Sorry Lee I was led to believe there's a number of different rear axle ratio's available for the L200,
and told the rear was higher for all 2wd option 4x4's, and this is what caused steering issues with diff lock,
so what is it in your proffesional experience, that causes the steering issue's in diff-lock?
I've had a few 4x's, Two LR's and three mitsi including the L200.
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Old 30 August 2014, 11:23   #27
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Quote:
Originally Posted by bedajim View Post
Stolen from Answers to your 4 wheel drive questions and off-road training by Harald Pietschmann.



If you own a vehicle with part time 4WD the need for different rpm front and rear represents a major problem. The transfer case will power the front and rear drive shafts with same rpm and is not able to satisfy the front axle's need for more rpm. Remember, the combined rpm of front wheels (A+B) is higher than the combined rpm of the rear wheels (C+D). Only full time 4WD systems are able to negotiate the needs of front and rear.

So, with part time 4WD engaged your front wheels are forced by good traction on the ground to rotate faster than the rear - but since the front drive shaft delivers only the same rpm as to the rear there is a fight between front wheels and rational force coming from the front drive shaft. The front drive shaft in effect tries to slow down the front wheels. This results in very wide turns (understeer) and dangerous handling on pavement.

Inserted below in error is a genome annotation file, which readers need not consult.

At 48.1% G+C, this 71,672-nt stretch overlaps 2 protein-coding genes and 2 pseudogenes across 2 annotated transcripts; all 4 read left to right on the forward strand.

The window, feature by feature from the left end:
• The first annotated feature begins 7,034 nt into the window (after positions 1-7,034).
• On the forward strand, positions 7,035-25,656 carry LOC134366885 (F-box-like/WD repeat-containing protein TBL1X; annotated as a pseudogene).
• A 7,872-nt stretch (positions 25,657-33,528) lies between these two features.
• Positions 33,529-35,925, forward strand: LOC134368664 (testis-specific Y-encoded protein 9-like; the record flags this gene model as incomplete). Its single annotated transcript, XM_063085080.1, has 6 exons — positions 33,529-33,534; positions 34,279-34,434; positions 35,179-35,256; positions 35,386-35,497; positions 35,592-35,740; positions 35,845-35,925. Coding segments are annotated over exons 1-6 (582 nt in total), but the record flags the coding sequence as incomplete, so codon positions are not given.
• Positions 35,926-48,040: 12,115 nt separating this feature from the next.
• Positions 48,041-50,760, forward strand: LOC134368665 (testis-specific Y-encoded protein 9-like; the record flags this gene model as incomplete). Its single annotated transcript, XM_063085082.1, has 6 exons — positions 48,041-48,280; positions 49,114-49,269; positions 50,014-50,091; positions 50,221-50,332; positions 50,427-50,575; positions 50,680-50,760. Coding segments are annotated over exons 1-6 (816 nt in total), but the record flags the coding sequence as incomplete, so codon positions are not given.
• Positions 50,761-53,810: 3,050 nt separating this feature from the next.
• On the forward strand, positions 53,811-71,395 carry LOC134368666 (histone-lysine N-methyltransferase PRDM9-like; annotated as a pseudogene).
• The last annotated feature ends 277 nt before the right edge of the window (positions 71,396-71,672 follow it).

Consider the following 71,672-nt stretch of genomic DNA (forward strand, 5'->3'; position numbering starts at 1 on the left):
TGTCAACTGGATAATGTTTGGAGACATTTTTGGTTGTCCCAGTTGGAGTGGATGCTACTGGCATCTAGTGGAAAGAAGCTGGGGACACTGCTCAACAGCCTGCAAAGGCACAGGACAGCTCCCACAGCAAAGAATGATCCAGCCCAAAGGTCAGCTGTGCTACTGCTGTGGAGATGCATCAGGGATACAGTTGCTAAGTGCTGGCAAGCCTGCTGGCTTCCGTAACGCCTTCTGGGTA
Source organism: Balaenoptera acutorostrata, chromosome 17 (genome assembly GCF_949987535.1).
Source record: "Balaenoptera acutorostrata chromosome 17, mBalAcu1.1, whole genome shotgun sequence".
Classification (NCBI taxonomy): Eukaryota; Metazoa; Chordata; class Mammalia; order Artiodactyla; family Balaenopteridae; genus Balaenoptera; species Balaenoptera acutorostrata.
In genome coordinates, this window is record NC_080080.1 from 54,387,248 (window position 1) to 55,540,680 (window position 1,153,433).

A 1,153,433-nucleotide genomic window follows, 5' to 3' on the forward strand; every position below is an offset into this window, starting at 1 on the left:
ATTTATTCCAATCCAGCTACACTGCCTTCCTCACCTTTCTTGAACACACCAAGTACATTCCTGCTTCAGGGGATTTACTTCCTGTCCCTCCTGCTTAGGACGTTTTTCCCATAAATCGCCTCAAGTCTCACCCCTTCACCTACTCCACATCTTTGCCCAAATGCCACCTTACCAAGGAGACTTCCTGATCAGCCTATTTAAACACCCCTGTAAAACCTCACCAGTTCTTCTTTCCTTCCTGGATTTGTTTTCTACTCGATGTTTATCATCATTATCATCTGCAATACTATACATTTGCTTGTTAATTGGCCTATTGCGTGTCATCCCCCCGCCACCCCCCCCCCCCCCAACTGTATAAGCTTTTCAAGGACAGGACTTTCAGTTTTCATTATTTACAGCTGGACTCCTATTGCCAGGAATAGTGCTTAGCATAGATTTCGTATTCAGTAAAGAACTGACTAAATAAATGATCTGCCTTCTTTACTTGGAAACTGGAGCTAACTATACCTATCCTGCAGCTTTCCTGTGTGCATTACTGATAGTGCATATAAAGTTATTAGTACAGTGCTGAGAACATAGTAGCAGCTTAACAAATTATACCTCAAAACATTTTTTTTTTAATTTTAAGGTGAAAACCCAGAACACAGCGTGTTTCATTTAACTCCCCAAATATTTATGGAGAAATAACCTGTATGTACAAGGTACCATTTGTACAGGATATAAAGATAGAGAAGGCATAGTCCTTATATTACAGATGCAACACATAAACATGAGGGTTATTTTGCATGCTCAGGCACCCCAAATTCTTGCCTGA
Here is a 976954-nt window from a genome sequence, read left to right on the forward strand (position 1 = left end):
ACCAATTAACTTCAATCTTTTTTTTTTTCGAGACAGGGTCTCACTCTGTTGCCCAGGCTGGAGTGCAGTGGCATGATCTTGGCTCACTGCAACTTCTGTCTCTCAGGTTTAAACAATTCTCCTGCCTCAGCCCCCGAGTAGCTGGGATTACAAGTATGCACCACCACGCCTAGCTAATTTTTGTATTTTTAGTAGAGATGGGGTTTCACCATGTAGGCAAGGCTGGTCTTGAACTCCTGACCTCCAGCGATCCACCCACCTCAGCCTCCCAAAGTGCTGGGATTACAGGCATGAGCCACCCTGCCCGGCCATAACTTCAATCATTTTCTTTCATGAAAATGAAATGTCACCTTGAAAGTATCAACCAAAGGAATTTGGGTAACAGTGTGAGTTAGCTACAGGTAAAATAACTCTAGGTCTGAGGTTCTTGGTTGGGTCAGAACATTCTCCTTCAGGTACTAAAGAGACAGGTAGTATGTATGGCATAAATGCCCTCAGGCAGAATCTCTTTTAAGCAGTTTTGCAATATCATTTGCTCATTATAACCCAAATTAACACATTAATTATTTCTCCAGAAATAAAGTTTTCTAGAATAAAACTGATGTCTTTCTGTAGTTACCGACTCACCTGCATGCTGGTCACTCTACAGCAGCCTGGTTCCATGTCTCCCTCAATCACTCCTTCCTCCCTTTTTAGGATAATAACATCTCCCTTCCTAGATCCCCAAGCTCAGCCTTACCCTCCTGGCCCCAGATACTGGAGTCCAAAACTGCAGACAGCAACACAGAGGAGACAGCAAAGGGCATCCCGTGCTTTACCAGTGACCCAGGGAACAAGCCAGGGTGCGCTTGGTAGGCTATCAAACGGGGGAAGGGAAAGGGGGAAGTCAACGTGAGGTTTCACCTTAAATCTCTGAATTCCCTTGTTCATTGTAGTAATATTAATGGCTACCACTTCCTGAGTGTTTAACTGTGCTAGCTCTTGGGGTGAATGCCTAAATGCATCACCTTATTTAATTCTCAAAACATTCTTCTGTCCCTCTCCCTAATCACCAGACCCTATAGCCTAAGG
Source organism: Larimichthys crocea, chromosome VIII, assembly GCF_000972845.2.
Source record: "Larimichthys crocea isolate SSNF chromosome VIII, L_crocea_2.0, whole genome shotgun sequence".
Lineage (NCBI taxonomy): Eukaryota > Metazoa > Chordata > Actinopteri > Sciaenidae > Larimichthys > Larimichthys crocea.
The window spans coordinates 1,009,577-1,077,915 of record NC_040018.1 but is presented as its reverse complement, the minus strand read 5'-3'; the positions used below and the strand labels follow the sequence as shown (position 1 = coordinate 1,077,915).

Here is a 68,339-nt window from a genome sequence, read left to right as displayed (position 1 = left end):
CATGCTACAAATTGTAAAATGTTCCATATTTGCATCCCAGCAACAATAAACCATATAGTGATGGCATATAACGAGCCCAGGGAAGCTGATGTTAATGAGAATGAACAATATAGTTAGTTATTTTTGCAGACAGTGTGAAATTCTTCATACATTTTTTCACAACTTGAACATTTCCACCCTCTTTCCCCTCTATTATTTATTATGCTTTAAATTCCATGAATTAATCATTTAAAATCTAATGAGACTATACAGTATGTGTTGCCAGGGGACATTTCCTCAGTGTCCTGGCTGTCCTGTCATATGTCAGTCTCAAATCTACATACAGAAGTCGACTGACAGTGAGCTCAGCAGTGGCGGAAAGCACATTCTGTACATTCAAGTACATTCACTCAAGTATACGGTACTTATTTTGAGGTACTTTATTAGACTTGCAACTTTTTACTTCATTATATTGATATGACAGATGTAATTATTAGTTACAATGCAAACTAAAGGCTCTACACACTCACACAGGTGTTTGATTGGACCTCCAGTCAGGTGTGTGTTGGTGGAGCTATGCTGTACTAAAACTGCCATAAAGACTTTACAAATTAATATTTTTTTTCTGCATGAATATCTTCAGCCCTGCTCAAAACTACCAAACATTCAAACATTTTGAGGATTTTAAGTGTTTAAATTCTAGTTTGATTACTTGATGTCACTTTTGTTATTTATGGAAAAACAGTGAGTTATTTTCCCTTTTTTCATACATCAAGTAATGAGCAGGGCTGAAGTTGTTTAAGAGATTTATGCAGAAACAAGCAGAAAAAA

The name "part time" derives from its use. It can only be used part of the time - most of the time (for most uses) it has to remain in 2WD. Only "full time" - notice the name - can be used full time for all uses.

The fight between front wheels and transfer case also makes 4WD performance suffer - the front wheels are not pulling like they should. They are in effect hindered by the front drive shaft.